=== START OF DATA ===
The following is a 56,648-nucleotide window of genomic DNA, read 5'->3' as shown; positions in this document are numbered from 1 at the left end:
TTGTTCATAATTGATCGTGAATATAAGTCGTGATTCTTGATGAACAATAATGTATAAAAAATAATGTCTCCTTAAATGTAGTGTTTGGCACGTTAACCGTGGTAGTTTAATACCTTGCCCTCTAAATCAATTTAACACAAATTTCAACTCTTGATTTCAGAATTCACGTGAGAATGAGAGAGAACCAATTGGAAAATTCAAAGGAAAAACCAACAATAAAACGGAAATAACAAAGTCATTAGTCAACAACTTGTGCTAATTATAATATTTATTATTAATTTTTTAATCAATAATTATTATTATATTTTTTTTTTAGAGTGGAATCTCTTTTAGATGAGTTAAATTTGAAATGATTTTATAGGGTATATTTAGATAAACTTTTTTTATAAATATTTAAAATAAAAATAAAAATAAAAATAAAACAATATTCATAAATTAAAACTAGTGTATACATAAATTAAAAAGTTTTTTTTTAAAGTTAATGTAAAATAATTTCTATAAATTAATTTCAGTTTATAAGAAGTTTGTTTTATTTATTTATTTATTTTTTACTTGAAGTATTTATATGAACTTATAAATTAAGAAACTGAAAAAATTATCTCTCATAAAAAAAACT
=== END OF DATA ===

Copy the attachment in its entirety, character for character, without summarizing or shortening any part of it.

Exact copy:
The following is a 56,648-nucleotide window of genomic DNA, read 5'->3' as shown; positions in this document are numbered from 1 at the left end:
TTGTTCATAATTGATCGTGAATATAAGTCGTGATTCTTGATGAACAATAATGTATAAAAAATAATGTCTCCTTAAATGTAGTGTTTGGCACGTTAACCGTGGTAGTTTAATACCTTGCCCTCTAAATCAATTTAACACAAATTTCAACTCTTGATTTCAGAATTCACGTGAGAATGAGAGAGAACCAATTGGAAAATTCAAAGGAAAAACCAACAATAAAACGGAAATAACAAAGTCATTAGTCAACAACTTGTGCTAATTATAATATTTATTATTAATTTTTTAATCAATAATTATTATTATATTTTTTTTTTAGAGTGGAATCTCTTTTAGATGAGTTAAATTTGAAATGATTTTATAGGGTATATTTAGATAAACTTTTTTTATAAATATTTAAAATAAAAATAAAAATAAAAATAAAACAATATTCATAAATTAAAACTAGTGTATACATAAATTAAAAAGTTTTTTTTTAAAGTTAATGTAAAATAATTTCTATAAATTAATTTCAGTTTATAAGAAGTTTGTTTTATTTATTTATTTATTTTTTACTTGAAGTATTTATATGAACTTATAAATTAAGAAACTGAAAAAATTATCTCTCATAAAAAAAACT